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By Lidia Thorpe
With 26 January looming, many Australians will be ashamed of the fact that First Nations people in this country are among the most incarcerated on the planet. Our children are almost 10 times more likely to be removed from their families. We are likely to die decades earlier than other Australians. We experience daily, systemic racism. These are the ongoing impacts of colonisation, racism, land dispossession and trauma.
The countless injustices Aboriginal people have faced began on 26 January 1788, but they continue today. Many have asked what it will take for this country to resolve the ongoing injustice.
The answer, I believe, can be found in a treaty. It’s something Aboriginal people have called for over many decades.
Under the UN Declaration on the Rights of Indigenous Peoples, which Australia endorsed in 2009, Aboriginal people have the right to self-determination and to compensation for the wrongs against us. Through the deliberative negotiation of a treaty, our rights can be fully realised. We can work through our painful history and we can all move forward as a nation, with peace and justice.
A treaty is a legally binding outcome of a negotiation that acknowledges Aboriginal people, as the first and sovereign peoples of this land, to have self-governance over our own affairs, to have economic independence and to have land.
Australia is among the only Commonwealth countries without a legally binding treaty with its first peoples. A treaty would provide an opportunity for First Nations people and the Australian state speak to one another, for the first time, as sovereign to sovereign. It would radically reshape the relationship between First Nations peoples and other Australians, beginning with an acknowledgement of a simple truth—that sovereignty of this land was never ceded.
A treaty is ultimately a peace agreement. Until sovereignty is recognised, there can be no lasting peace. Without a treaty, the many injustices suffered by Aboriginal people since the first landing, more than 200 years ago, cannot be properly addressed.
The invasion of this country is the first and fundamental injustice that occurred on this continent. It’s a deep and enduring stain on this nation, but it can be resolved by a treaty. A treaty will make Australia more equal, justice and peaceful, and therefore more united and cohesive.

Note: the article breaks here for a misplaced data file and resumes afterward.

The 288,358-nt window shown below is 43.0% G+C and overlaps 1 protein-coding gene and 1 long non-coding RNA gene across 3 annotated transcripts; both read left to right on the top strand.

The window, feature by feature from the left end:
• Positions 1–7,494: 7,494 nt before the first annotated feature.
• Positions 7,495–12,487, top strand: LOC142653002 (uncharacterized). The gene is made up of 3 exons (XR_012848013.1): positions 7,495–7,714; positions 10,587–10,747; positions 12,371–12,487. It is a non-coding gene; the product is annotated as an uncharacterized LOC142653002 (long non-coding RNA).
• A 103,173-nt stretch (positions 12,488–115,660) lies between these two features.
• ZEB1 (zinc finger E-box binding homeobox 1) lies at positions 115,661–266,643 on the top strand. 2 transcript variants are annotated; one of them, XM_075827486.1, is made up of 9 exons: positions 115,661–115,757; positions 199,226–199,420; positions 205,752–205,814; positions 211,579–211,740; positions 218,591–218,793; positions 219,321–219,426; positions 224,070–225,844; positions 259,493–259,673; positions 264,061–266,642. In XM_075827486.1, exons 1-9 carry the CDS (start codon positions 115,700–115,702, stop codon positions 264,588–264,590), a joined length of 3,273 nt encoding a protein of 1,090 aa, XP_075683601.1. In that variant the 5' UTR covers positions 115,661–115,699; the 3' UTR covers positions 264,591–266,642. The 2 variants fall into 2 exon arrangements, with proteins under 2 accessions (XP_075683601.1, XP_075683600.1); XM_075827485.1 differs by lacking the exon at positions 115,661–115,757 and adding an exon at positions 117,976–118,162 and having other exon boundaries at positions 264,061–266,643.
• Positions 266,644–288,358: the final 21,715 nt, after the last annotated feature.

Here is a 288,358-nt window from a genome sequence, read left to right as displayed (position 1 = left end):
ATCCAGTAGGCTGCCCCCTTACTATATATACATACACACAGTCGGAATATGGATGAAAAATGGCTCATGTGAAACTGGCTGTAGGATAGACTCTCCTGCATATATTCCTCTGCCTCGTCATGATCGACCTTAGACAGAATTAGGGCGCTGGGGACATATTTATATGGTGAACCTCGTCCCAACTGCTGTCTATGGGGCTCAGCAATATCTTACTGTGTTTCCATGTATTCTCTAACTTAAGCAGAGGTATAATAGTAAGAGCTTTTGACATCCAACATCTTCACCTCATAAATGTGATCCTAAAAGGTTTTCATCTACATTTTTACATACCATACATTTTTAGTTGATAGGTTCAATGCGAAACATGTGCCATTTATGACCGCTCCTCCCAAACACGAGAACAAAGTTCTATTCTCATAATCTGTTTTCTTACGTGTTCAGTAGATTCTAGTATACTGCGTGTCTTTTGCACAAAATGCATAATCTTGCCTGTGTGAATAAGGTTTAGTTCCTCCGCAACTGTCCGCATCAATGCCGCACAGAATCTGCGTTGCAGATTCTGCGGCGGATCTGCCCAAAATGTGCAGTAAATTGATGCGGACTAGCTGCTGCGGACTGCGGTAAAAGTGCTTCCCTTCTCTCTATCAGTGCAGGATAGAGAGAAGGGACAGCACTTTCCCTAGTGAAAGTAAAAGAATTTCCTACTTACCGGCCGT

This would not be the first time this country has considered the importance of a treaty as a means of achieving justice for First Nations people.
In 1988, Prime Minister Bob Hawke committed to a negotiated treaty with Aboriginal people after being presented with a document known as the Barunga Statement. In the statement, First Nations peoples called on the Commonwealth parliament to ‘negotiate with us a Treaty recognising our prior ownership, continued occupation and sovereignty and affirming our human rights and freedom’.
In 2021, some decades on from Hawke’s commitment to acknowledge the sovereign rights of Aboriginal people through a treaty, government proposals to achieve justice for First Nations peoples are far less ambitious.
In recent weeks, early proposals put forward by the advisory group for an Indigenous voice to parliament so far lack the ambition we need if we are to heal our country’s deep wounds. Under the draft model, the government of the day would not be required to take the advice of the voice, or to listen. Aboriginal people have been speaking to governments on both sides for decades. The voice will not serve us if the government and the parliament need not listen to it—nor will it bring about real change if it is not the voice of Aboriginal peoples as the first and sovereign people of this land.
Treaties must first be achieved by a truth-telling process that fully reveals the extent to which Aboriginal people have suffered—and continue to suffer—since the first landing, and how this can be addressed.
The Australian Greens party’s view is that the timing and sequence of these actions matter. A treaty and truth-telling are needed to make sure any changes in the constitution are meaningful and not just tokenistic. We’ve already seen this government watering down its original plans for a voice to parliament and being non-committal on constitutional recognition.
The denial of a treaty for First Nations people remains an injustice in this country. It denies us land, the means to achieve economic independence, self-governance, proper freedom to live in accordance with our culture and even proper recognition of our identity. The priorities for inclusion in treaty negotiation should be led by Aboriginal and Torres Strait Island people.
Only through proper treaty processes can Aboriginal people heal and have these rights restored. It will take a lot of talking, listening and good faith, and both Blak and white Australia will need to come on this journey, together.
At its heart, a treaty is about mutual respect—speaking to one another, as equals, and starting with the truth about what our people have faced since that first invasion. It would transform this country. A treaty that starts with truth-telling is the serious change that this country needs.
But we can’t do this alone. We need all Australians to come on this journey of truth-telling with us. Ahead of this year’s Invasion Day, we’re asking you to turn up for us. And we’re asking you to stand with us, to turn this day of mourning into a day of healing so we can all move forward together as a nation.
On 26 January, I hope you’ll join us.
This article was first published in The Strategist.
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